By Lauran Neergaard
WASHINGTON: Where you live can affect your chances of getting a liver transplant, and your risk of dying while waiting. The nation’s transplant network says it’s time to make the system fairer — and it may take a cue from how politicians redraw voting maps.
“Gerrymandering for the public good” is how Johns Hopkins University transplant surgeon Dr. Dorry Segev describes a proposal to change the map that governs how donated livers are distributed around the country.
The problem: Some areas have fewer donated organs, and higher demand for them, than others. The sickest patients go to the top of the waiting list. But the geographic variation means that someone in California, among the toughest places to get a new liver, waits longer and is a lot sicker before getting transplanted than someone in Ohio or Florida — if they survive long enough.
“This should not be happening,” Segev said.
Segev is advising the United Network for Organ Sharing, which runs the transplant network, as its liver specialists consider the novel idea of “redistricting” how livers are allocated — redrawing the nation’s 11 transplant regions based on the distribution and demand for donated organs, much like lawmakers set political districts based on the party voting histories of different areas.
The ultimate goal: “That your chance of dying without a liver transplant doesn’t depend on your ZIP code,” said Dr. John Roberts, transplant chief at the University of California, San Francisco.
The geographic disparity adds another hurdle to the already dire shortage of livers. Just 6,256 patients received a liver transplant last year, all but a few hundred from deceased donors. Nearly 16,000 people are awaiting a liver. About 1,500 people die waiting every year.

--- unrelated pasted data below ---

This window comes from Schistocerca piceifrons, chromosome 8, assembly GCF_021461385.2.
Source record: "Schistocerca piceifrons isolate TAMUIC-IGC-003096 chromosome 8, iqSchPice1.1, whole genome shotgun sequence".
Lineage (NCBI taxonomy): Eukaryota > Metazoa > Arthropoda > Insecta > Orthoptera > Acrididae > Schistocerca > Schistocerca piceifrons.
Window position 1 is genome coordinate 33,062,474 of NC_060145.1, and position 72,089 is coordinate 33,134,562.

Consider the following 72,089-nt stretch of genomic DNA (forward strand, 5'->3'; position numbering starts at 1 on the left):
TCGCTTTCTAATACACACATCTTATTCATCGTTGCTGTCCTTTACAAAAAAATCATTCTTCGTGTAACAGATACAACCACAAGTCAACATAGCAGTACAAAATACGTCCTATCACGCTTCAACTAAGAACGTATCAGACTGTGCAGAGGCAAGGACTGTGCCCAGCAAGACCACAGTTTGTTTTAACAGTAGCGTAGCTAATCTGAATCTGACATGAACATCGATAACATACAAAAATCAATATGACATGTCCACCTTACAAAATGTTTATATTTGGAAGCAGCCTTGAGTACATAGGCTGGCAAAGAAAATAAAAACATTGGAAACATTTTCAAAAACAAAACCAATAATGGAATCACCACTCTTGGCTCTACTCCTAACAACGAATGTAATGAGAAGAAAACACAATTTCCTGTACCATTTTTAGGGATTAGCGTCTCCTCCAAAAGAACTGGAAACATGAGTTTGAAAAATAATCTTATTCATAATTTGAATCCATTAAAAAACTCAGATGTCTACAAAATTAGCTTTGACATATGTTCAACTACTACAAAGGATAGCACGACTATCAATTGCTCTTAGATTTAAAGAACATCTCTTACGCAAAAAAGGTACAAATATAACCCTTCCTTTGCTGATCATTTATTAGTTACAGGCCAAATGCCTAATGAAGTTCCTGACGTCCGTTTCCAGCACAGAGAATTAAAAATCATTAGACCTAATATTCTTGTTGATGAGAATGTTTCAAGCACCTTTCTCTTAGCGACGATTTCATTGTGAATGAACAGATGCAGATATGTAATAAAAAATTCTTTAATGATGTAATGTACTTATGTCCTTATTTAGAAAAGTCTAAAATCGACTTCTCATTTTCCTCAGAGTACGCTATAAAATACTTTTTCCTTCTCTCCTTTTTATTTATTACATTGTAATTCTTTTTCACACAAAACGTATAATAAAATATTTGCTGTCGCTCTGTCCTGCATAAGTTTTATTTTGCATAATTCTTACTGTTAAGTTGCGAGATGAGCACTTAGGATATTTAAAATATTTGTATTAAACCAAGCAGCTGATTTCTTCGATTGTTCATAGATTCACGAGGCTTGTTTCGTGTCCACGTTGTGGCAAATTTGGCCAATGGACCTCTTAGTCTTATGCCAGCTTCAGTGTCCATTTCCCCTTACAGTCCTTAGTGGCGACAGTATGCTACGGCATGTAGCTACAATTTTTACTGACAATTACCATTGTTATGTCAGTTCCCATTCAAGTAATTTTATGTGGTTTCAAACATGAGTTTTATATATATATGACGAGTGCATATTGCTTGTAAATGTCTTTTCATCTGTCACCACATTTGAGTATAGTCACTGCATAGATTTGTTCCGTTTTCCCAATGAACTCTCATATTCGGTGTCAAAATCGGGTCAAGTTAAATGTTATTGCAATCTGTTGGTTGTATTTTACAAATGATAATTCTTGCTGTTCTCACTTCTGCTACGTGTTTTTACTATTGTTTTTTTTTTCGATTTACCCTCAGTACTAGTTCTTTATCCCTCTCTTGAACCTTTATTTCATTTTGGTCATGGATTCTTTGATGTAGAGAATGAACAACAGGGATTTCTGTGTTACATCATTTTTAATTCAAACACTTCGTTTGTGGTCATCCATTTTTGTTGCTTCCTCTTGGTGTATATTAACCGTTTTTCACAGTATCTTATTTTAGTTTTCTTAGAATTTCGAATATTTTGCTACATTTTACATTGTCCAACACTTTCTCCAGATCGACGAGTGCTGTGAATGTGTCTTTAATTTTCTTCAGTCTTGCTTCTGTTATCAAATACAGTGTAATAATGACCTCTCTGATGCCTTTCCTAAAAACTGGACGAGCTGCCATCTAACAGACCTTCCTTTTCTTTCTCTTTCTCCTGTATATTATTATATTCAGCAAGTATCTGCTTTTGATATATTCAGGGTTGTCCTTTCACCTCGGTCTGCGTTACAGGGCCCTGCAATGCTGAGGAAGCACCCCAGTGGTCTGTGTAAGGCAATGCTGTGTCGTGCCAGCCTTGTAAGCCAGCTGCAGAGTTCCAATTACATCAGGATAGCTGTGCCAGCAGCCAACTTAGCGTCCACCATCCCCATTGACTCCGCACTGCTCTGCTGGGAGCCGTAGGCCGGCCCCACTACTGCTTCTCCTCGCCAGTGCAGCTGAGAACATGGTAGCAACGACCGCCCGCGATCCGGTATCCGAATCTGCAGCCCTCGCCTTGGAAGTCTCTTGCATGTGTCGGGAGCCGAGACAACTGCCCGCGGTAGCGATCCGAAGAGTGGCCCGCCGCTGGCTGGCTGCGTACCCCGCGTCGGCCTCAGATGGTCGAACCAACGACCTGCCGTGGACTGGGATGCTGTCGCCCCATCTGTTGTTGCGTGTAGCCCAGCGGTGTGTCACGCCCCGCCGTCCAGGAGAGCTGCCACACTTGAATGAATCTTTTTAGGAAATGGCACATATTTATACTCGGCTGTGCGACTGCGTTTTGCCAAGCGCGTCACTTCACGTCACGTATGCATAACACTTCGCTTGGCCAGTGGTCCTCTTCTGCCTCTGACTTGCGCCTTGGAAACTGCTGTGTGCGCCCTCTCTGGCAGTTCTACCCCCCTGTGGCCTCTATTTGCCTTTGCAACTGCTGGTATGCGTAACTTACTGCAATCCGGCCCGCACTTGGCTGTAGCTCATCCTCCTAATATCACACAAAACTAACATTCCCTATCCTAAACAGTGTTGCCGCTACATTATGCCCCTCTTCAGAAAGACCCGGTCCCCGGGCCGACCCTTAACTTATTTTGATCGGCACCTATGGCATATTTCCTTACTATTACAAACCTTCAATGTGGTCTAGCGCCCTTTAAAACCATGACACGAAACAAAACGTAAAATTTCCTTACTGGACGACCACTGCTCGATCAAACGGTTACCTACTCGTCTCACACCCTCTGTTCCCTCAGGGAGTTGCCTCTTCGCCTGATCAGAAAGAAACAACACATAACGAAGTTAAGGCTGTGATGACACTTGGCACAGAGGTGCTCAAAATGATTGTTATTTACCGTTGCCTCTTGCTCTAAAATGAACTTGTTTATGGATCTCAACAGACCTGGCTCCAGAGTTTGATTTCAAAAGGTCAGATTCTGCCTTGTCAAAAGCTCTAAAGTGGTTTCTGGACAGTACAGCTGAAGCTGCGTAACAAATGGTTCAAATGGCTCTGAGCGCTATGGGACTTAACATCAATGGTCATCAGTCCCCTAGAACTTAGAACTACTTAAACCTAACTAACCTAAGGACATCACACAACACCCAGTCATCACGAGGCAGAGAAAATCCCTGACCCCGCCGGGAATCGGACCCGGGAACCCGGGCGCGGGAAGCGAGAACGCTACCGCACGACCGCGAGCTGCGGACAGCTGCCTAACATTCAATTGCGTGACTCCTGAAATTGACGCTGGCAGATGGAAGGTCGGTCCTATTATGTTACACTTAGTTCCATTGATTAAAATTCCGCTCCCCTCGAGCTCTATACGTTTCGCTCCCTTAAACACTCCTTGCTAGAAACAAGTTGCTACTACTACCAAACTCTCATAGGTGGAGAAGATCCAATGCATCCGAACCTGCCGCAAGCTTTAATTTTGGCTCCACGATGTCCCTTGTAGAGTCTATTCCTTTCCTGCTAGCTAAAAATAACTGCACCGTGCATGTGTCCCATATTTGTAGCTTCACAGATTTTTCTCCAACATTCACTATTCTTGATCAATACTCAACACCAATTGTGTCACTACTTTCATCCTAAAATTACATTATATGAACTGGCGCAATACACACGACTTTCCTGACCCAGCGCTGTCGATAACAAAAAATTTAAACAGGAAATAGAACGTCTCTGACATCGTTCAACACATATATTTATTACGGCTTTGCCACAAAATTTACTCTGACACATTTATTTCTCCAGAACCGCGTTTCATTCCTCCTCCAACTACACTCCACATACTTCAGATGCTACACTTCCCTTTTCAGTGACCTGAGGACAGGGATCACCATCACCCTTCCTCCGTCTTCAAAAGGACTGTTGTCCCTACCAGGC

Desperate patients sometimes travel across the country to get on a shorter waiting list, if they can afford it or even know it’s possible. The best-known example is the late Apple CEO Steve Jobs, who lived in California but in 2009 had a transplant in Memphis, Tenn., which at the time had one of the shortest waits.
“I could have withered away here,” said William Sherbert, 47, who temporarily moved from California to Florida for a faster transplant.
When hepatitis B caused liver failure, Sherbert spent a year awaiting a transplant from a Los Angeles hospital. He was nowhere near the top of the transplant list when his frantic partner finally unraveled how the system works.
Patients who have the highest MELD score — a ranking, based on laboratory tests, that predicts their risk of death — move up the waiting list. United Network for Organ Sharing figures show that in three regions stretching from Michigan and Ohio down to Florida, adults receiving new livers over the past two years had median MELD scores of 22 to 23. But in the region that includes California, recipients were far sicker, with a median score of 33. Nearly as tough were regions that include New York.